Concerns over advanced video-editing technology being used for nefarious political purposes came to fruition Wednesday evening. A manipulated video, known as a “deepfake,” of President Volodymyr Zelenskyy apparently urging Ukrainians to surrender was making the rounds on social media for several hours. The false message originated from hackers compromising the website for Segodnya, a Russian-language tabloid newspaper.
Zelenskyy quickly released his own video denouncing the misleading media, calling it “childish provocation.”
“If I can offer someone to lay down their arms, it’s the Russian military. Go home. Because we’re home. We are defending our land, our children, and our families,” he said in the post to his Facebook and Telegram accounts. “We are not going to lay down any weapons until our victory.”
Meta, Facebook and Instagram’s parent company, has identified and removed the video according to a tweet from its head of security policy, Nathaniel Gleicher. The deepfake can still be seen on Twitter and YouTube, but with clear context provided.
Deepfake is a portmanteau term deriving from “deep learning” and “fake.” Deep learning refers to the same artificial intelligence software that makes editing your face onto your favorite celebrities’ bodies possible. In this case, instead of an innocent classic movie scene, the hackers used video from various Zelenskyy press conferences to fabricate an important message from Ukraine’s leader to stand down.
In this particular instance, the Zelenskyy deepfake is being widely reviewed as laughable and of poor quality, including by many Ukrainians. They have been warned for weeks to be on the lookout for this very thing. There are several telltale signs to watch for in a deepfake. The subject may not blink in those made with older software. Technology has improved over time to remedy that discrepancy, but lip-synching that doesn’t match up to audio, poorly rendered hair, skin and teeth, and a lack of head and hand/ arm movement are all ways to identify a deepfake. Deepfakes will often be grainy in an attempt to pass off inconsistencies as nothing more than poor video resolution.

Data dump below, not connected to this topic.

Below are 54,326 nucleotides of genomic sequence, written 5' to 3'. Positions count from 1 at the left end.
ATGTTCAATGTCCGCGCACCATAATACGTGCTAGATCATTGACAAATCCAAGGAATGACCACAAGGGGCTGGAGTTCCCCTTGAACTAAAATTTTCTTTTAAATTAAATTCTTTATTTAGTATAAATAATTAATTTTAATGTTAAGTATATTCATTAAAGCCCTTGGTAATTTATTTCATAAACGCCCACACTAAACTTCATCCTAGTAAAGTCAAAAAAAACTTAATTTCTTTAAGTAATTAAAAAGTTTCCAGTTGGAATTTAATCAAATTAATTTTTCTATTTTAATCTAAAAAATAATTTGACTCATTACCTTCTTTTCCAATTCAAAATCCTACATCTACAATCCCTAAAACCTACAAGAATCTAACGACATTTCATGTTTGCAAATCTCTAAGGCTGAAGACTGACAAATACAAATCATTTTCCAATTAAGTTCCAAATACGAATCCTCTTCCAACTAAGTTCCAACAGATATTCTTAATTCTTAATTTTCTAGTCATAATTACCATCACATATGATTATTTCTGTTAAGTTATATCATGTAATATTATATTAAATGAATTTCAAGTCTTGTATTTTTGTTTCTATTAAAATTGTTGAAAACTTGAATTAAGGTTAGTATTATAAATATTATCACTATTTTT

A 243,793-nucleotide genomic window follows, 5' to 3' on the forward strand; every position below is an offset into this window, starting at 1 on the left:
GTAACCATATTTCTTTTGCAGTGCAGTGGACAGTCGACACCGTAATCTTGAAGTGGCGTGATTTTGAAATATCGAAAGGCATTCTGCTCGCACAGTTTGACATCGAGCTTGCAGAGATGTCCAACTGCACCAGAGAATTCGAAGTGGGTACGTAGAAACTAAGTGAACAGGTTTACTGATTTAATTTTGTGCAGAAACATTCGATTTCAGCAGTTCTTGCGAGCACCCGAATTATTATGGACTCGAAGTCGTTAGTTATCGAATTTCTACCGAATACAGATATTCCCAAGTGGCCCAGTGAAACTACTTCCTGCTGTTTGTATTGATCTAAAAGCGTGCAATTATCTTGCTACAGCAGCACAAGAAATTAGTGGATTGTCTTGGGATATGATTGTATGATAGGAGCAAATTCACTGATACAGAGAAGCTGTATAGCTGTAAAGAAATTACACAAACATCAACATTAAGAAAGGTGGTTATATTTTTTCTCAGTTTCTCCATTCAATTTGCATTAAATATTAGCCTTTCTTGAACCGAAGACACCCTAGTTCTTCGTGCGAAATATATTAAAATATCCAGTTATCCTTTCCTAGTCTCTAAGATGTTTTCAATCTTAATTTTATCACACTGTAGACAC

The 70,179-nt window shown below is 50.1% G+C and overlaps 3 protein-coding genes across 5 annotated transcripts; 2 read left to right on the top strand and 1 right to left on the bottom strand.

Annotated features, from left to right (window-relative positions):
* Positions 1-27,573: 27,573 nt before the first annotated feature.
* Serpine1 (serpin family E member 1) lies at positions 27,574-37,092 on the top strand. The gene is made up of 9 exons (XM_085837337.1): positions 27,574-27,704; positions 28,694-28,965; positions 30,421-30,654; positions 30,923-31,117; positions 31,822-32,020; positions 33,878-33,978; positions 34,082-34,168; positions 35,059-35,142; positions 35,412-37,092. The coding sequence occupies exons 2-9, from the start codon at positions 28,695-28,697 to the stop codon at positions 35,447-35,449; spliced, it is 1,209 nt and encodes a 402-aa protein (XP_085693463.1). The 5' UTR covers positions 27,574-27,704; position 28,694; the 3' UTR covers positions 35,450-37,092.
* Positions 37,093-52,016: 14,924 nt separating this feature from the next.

In this particular case, since Zelenksyy’s press conferences are widely available online, several outlets were able to identify the footage from which the deepfake was derived and debunk it. Verifythis.com was quickly on the case and after analyzing it with video forensics and reverse image searching, published an article confirming their findings that the video was fake at 8:22 pm Eastern time.
“Zelenskyy’s face was superimposed onto the body in the deepfake,” says Verify author Kelly Jones. “The face we see talking was generated from this still image taken of Zelenskyy at a press conference on March 3. The mouth on the photo was manipulated to appear as if Zelenskyy was actually talking.”
The video’s poor quality notwithstanding, this being introduced as a tactic in the Ukraine war and beyond is definitely concerning. The hackers might not have had much intent beyond harassing Ukrainians and making information passed to them more questionable going forward, but that is significant in itself. Furthermore, it could be just the tip of the iceberg as Russia works out the kinks in what could be another tool in their propaganda and disinformation toolbox. Everyone in the Western world should remain vigilant and expect more of this in the future.
UPDATE: Another deepfake video released Wednesday morning has surfaced, this one of Russian President Vladimir Putin declaring that peace has been reached with Ukraine, and that Crimea will be restored as an independent republic within Ukraine.
This video, it appears, was meant to be more of a parody and to call out the Russian hackers for their shoddy editing, rather than an attempt at disinformation.
The user who posted it admits in the first comment below: “Learn, katsaps, how to make deepfakes. This is high-quality work, and not the garbage that you made against Zelensky.”
“Katsap” is a common slur for Russians used in Ukraine, Poland and other Slavic countries.
Fact-checkers for Reuters determined that the video footage used to create the deepfake was from Putin addressing the situation in Ukraine on Feb. 21, just prior to the invasion, found on the official website of the President of Russia. Russian speakers at Reuters confirmed that the audio does not sound like Putin and does not match up with the movement of his lips.
Regardless of intent in this one video, a new tit-for-tat trend appears to be developing in the social media realm that, given time and technological advances, could lead to legitimate consequences in the conflict.
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Feature image: Screen capture from YouTube of comparison generated by verifythis.com.